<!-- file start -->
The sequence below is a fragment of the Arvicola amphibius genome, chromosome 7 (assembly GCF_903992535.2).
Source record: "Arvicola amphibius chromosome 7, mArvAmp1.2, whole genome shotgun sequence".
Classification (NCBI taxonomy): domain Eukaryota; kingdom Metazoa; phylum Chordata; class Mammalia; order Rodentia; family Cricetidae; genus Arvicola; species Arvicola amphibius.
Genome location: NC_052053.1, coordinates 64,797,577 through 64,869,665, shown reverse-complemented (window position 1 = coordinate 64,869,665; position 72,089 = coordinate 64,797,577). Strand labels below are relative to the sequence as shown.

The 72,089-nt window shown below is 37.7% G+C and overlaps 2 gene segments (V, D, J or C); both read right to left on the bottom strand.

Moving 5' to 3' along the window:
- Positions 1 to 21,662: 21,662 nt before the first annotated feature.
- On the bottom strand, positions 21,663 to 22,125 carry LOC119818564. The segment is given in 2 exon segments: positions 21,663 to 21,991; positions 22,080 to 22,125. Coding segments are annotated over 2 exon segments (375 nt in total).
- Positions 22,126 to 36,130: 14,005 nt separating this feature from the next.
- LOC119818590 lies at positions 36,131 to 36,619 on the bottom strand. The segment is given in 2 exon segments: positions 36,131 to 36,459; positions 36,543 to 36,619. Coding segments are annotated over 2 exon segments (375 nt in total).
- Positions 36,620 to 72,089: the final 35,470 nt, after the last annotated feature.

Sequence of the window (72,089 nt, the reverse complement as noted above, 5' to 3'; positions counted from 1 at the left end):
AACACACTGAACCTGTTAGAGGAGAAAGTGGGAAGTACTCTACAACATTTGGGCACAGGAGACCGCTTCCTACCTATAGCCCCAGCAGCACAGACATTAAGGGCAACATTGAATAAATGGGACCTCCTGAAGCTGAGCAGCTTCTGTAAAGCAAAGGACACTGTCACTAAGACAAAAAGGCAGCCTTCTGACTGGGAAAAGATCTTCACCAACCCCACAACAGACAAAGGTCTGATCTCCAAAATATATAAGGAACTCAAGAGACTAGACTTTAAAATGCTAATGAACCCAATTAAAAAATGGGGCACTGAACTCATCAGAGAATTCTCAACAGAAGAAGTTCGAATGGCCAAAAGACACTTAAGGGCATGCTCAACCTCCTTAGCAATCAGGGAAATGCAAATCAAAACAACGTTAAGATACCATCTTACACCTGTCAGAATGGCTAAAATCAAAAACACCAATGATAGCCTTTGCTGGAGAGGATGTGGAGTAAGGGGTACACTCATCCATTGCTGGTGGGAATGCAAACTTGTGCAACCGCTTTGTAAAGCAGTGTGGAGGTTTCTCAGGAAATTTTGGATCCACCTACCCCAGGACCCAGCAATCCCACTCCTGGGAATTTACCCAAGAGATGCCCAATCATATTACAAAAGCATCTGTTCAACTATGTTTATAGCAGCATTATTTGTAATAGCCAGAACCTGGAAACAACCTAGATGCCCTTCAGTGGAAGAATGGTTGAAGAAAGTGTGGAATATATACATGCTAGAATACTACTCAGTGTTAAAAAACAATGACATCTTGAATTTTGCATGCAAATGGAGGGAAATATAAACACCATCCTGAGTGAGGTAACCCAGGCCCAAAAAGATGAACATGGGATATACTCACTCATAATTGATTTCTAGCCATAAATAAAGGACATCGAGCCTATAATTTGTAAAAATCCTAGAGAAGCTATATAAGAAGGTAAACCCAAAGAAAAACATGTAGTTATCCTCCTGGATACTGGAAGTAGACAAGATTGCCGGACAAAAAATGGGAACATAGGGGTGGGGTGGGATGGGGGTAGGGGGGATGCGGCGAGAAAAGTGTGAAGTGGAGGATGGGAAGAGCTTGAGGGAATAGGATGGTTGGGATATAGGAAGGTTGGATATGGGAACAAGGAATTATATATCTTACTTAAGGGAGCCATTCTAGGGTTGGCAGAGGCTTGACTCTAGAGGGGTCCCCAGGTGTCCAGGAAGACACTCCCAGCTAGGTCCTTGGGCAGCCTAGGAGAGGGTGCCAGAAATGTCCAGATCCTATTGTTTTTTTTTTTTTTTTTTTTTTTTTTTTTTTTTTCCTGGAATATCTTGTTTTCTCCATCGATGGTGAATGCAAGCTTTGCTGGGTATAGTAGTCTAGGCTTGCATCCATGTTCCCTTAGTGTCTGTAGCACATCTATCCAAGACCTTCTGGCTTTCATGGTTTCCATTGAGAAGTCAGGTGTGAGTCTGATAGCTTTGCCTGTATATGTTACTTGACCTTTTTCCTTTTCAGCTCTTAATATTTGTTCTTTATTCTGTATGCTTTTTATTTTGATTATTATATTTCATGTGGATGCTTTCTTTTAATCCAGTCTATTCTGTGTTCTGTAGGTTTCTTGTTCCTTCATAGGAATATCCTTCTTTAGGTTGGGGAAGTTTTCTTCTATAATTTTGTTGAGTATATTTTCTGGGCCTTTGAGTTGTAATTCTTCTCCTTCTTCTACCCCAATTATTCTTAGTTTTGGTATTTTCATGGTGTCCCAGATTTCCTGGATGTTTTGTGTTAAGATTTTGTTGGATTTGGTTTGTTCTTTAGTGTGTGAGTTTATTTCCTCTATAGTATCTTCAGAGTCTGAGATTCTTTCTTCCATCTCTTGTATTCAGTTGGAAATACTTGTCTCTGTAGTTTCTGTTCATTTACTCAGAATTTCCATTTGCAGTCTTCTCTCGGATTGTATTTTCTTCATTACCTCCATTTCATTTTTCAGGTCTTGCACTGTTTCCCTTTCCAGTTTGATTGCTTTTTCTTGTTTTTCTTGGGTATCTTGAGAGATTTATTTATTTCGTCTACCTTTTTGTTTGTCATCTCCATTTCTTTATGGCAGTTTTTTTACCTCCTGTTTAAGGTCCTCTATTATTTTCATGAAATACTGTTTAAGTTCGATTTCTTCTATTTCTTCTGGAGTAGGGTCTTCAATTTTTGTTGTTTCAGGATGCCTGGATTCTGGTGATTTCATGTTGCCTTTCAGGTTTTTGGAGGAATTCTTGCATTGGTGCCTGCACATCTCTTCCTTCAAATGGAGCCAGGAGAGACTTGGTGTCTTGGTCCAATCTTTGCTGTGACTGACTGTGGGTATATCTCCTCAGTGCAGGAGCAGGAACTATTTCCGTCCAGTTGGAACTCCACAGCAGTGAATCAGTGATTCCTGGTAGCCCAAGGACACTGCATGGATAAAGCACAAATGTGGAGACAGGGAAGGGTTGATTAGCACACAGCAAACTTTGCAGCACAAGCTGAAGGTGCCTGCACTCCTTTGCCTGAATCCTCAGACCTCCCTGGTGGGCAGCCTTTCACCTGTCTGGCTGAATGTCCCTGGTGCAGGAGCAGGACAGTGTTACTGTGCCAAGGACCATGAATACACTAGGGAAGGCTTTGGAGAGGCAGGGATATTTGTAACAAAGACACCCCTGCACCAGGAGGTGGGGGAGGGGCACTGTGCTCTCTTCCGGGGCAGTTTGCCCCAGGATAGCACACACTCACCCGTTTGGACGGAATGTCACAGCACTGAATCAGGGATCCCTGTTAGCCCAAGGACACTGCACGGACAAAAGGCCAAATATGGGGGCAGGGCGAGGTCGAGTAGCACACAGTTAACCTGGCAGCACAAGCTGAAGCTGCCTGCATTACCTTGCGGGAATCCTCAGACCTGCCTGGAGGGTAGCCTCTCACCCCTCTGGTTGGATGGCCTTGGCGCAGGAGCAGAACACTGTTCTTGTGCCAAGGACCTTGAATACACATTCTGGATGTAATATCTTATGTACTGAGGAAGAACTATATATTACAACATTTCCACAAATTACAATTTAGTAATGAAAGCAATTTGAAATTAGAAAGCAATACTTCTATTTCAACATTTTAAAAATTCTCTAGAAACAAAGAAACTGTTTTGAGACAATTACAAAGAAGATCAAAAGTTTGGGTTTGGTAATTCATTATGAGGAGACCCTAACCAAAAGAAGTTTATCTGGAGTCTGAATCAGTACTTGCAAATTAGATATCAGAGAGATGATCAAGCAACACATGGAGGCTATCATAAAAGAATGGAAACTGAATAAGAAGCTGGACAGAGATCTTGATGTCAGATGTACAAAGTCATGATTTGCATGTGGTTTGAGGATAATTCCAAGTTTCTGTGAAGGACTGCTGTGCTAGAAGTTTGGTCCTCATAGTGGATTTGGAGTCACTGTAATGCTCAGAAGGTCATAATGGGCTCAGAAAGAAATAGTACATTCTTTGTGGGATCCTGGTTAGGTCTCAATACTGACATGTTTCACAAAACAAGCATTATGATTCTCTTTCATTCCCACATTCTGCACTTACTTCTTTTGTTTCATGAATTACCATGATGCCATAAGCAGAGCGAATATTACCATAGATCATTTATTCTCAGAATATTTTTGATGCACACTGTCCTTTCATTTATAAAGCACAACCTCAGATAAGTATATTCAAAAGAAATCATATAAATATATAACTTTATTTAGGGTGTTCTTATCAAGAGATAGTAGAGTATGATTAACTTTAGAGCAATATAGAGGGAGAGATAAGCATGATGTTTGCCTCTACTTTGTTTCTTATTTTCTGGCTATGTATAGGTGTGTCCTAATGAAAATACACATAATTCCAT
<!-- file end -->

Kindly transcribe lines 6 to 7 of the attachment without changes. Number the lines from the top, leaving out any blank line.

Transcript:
Moving 5' to 3' along the window:
- Positions 1 to 21,662: 21,662 nt before the first annotated feature.